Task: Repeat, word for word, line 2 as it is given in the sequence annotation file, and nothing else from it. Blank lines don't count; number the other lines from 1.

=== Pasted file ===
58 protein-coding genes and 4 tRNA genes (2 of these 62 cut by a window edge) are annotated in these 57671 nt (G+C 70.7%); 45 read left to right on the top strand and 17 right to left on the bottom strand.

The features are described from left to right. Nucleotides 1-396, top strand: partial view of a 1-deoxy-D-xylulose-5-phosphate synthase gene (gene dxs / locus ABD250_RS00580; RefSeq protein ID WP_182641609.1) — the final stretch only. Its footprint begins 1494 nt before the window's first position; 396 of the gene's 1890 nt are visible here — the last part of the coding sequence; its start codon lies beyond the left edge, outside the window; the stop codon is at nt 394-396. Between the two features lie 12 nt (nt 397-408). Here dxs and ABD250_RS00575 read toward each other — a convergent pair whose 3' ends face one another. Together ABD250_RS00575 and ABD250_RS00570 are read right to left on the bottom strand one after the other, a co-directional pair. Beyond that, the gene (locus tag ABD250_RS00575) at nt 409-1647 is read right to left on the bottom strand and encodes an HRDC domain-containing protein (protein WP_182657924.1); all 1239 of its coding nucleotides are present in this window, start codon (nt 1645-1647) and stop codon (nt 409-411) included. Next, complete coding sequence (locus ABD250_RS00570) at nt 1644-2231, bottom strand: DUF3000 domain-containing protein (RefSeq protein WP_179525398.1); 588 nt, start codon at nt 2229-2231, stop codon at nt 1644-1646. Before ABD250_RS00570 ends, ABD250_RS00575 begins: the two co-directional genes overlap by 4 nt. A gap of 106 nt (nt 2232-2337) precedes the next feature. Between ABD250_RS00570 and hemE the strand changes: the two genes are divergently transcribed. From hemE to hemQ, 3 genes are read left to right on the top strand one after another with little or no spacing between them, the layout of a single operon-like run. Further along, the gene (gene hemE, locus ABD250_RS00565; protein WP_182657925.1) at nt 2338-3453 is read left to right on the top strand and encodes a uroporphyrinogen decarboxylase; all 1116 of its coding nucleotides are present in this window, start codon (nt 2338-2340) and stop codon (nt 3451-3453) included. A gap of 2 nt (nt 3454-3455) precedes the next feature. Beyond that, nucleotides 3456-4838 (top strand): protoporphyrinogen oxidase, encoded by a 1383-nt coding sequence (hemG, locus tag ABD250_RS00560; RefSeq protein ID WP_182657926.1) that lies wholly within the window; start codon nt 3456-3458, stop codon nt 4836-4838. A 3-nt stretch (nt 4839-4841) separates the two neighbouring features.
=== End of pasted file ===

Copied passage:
The features are described from left to right. Nucleotides 1-396, top strand: partial view of a 1-deoxy-D-xylulose-5-phosphate synthase gene (gene dxs / locus ABD250_RS00580; RefSeq protein ID WP_182641609.1) — the final stretch only. Its footprint begins 1494 nt before the window's first position; 396 of the gene's 1890 nt are visible here — the last part of the coding sequence; its start codon lies beyond the left edge, outside the window; the stop codon is at nt 394-396. Between the two features lie 12 nt (nt 397-408). Here dxs and ABD250_RS00575 read toward each other — a convergent pair whose 3' ends face one another. Together ABD250_RS00575 and ABD250_RS00570 are read right to left on the bottom strand one after the other, a co-directional pair. Beyond that, the gene (locus tag ABD250_RS00575) at nt 409-1647 is read right to left on the bottom strand and encodes an HRDC domain-containing protein (protein WP_182657924.1); all 1239 of its coding nucleotides are present in this window, start codon (nt 1645-1647) and stop codon (nt 409-411) included. Next, complete coding sequence (locus ABD250_RS00570) at nt 1644-2231, bottom strand: DUF3000 domain-containing protein (RefSeq protein WP_179525398.1); 588 nt, start codon at nt 2229-2231, stop codon at nt 1644-1646. Before ABD250_RS00570 ends, ABD250_RS00575 begins: the two co-directional genes overlap by 4 nt. A gap of 106 nt (nt 2232-2337) precedes the next feature. Between ABD250_RS00570 and hemE the strand changes: the two genes are divergently transcribed. From hemE to hemQ, 3 genes are read left to right on the top strand one after another with little or no spacing between them, the layout of a single operon-like run. Further along, the gene (gene hemE, locus ABD250_RS00565; protein WP_182657925.1) at nt 2338-3453 is read left to right on the top strand and encodes a uroporphyrinogen decarboxylase; all 1116 of its coding nucleotides are present in this window, start codon (nt 2338-2340) and stop codon (nt 3451-3453) included. A gap of 2 nt (nt 3454-3455) precedes the next feature. Beyond that, nucleotides 3456-4838 (top strand): protoporphyrinogen oxidase, encoded by a 1383-nt coding sequence (hemG, locus tag ABD250_RS00560; RefSeq protein ID WP_182657926.1) that lies wholly within the window; start codon nt 3456-3458, stop codon nt 4836-4838. A 3-nt stretch (nt 4839-4841) separates the two neighbouring features.